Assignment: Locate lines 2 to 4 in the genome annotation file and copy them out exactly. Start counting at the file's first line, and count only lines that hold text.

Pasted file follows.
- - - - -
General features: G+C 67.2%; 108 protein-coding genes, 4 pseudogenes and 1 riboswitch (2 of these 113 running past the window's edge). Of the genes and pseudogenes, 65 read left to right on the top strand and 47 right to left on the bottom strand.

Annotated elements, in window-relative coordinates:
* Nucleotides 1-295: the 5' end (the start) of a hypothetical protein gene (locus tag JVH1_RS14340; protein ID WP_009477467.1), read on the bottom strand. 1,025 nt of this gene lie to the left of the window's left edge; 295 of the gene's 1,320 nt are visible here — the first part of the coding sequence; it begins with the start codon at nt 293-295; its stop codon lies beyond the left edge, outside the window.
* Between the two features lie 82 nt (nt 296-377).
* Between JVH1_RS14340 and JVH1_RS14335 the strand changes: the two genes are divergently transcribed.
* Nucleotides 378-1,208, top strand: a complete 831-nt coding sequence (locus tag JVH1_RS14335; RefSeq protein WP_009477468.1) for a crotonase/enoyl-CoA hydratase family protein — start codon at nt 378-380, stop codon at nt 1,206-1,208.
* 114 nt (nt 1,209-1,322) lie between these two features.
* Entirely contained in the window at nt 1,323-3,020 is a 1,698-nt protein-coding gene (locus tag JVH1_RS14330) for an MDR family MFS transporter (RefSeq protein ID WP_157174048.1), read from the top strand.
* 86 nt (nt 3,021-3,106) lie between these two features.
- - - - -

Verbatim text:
Annotated elements, in window-relative coordinates:
* Nucleotides 1-295: the 5' end (the start) of a hypothetical protein gene (locus tag JVH1_RS14340; protein ID WP_009477467.1), read on the bottom strand. 1,025 nt of this gene lie to the left of the window's left edge; 295 of the gene's 1,320 nt are visible here — the first part of the coding sequence; it begins with the start codon at nt 293-295; its stop codon lies beyond the left edge, outside the window.
* Between the two features lie 82 nt (nt 296-377).